guess (which I'm happy to do), I'd say I lost between 1/4 and 1/5 kt. Now that's off cruise speed of 20+ kts where the drag will be at it's max. At displacement speeds I'd say there is no loss, and my measurements might even suggest there is a gain.
All the same applies to fuel consumption. The bottom line with both is that I think any losses are insignificant.
Nice pictures from Denmark!
askaer: Great to hear from you. You are absolutely right that the boat acts
differently in the sea not least due to the counter balance movements by
the fins. I am very impressed on their effectiveness. My observations
are however that I am 1-2 kts slower, that the fuel consumption is up by
perhaps 0,5 liter per Nm and with more noise
in the cabins while activated. They work fantastic at rest and we have
succeeded to remove the shake at low speed (5-6 knots). I have not had
any other issues and I am very pleased with the result overall.
That let me move on to another question that perhaps you may be able to
address. In fact I wanted originally to install the Seakeeper Gyro
System without fins. Unfortunately as an after installation it would
have ended up too far at the aft (additional 500 KG) that I did not
like. Have you any information or comparison between the Seakeeper Gyro
Stabiliser system and that of TRAC fins for Grand Banks
or similar boats? Any out there who could provide pros and cons! I have
watched some videos of Seakeeper stabilizers that looks as effective.
Is that the case?
Tanglewood: I don't have any first-hand experience with gyro stabilizers, but can give the reason's I didn't pursue them;
1) Physical size. The only place they would fit in my boat was in the
laz, and as you say it would have put a lot of weight far aft, and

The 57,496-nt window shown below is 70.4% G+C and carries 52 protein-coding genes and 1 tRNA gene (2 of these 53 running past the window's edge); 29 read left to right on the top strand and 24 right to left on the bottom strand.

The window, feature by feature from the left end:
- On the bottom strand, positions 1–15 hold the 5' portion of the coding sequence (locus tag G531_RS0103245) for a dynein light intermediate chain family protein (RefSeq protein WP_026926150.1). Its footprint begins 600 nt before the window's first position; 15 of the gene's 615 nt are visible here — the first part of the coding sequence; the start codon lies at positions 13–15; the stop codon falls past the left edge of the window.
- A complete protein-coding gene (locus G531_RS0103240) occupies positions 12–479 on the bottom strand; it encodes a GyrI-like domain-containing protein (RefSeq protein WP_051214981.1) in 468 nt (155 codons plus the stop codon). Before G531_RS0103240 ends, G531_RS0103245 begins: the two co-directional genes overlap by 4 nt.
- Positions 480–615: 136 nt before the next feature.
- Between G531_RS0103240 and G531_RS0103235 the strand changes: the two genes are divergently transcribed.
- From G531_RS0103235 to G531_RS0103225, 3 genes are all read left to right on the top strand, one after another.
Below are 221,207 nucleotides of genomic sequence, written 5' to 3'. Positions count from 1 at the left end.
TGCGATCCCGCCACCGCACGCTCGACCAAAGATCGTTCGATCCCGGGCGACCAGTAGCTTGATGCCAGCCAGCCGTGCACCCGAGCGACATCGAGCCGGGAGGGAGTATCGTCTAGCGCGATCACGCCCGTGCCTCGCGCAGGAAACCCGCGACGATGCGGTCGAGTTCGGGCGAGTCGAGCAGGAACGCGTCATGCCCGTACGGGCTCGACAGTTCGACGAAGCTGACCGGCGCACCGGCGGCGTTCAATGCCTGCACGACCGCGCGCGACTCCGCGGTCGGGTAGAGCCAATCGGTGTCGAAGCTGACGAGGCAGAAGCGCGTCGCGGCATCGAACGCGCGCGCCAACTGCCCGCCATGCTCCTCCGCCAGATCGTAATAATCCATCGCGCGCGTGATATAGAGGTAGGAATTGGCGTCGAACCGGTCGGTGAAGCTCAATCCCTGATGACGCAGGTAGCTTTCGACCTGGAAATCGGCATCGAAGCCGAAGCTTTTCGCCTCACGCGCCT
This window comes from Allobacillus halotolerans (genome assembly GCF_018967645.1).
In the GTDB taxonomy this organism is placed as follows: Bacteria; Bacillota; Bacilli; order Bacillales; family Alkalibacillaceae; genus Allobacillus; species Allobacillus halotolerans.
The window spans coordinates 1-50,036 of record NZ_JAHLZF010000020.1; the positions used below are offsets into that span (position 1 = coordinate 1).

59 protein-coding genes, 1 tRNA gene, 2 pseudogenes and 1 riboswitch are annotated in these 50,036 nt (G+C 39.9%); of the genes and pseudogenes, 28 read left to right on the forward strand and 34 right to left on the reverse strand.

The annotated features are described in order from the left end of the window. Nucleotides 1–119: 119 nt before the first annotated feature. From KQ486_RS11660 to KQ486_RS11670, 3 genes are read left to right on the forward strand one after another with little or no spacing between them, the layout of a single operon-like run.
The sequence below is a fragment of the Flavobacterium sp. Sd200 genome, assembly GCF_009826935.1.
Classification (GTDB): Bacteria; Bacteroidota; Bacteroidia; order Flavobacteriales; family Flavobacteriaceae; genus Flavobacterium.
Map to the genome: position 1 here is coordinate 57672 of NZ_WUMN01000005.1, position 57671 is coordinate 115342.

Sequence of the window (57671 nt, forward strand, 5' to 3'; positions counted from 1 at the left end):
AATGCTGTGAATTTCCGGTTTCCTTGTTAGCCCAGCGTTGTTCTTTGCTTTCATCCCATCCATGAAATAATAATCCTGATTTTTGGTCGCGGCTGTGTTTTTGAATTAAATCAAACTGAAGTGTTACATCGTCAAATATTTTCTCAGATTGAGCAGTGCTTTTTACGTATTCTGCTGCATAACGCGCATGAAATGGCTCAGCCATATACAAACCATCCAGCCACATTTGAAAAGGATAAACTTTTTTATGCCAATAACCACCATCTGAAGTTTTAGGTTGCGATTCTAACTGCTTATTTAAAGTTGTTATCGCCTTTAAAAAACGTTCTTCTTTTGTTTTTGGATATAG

consumed valuable storage/utility space. The active fins don't consume
any space that was otherwise usable. This will of course depend greatly
on the details of your boat, configuration, size etc. Other boats will
not have this issue at all.
2) Weight. I don't know the exact weight of the fin system, but I'd
estimate 500 lbs. Not a huge difference compared to a gyro, but 2x none
3) Power. I run my genset only occasionally when needed. It does not
run all the time when I am on board. Gyro's all (at least all I've
seen) run off AC, and a lot of it, which would require 24x7 gen set
operation. It might be possible to rig up some sort of hybrid with an inverter
and batteries, but it's a big load to be doing such a thing. By the
way, my unwillingness to run a genset all the time (legacy mentality
from my sailing days) effectively precludes any form of stabilization at
rest since I don't have a power source. If you have a boat with 24x7
power, this too is not an issue.
4) This is all hear-say, but I've heard enough reports of marginal
performance regarding gyro's, where I've never heard anything other than
complete satisfaction with active fin performance.
I'd say much of the decision was particular to my own preferences and
the specifics of my boat, but the last point I don't think can be
Regarding lost speed and fuel consumption, that's a significant
difference. At the same time, you report almost exactly the same speed
as I get. Perhaps your earlier numbers were with a lightly loaded
boat? I do see a clear difference between a light and full (fuel and
wolfhound: Thank you, Tanglewood.
This thread, now about a year old, is Cruisers Forum at its best.
Any further experience or evaluations from you will be appreciated, as will be similar commentary from your Singapore counterpart.
Tanglewood: Thanks for the thanks. The stabilizers continue to work flawlessly, and we put over 2800 miles on them this year with about 1/2 of that out in very open water. Unless we are on a river or a lake, they are on all the time.
I haven't heard from Heine, but hopefully he's still reading CF and will chime in.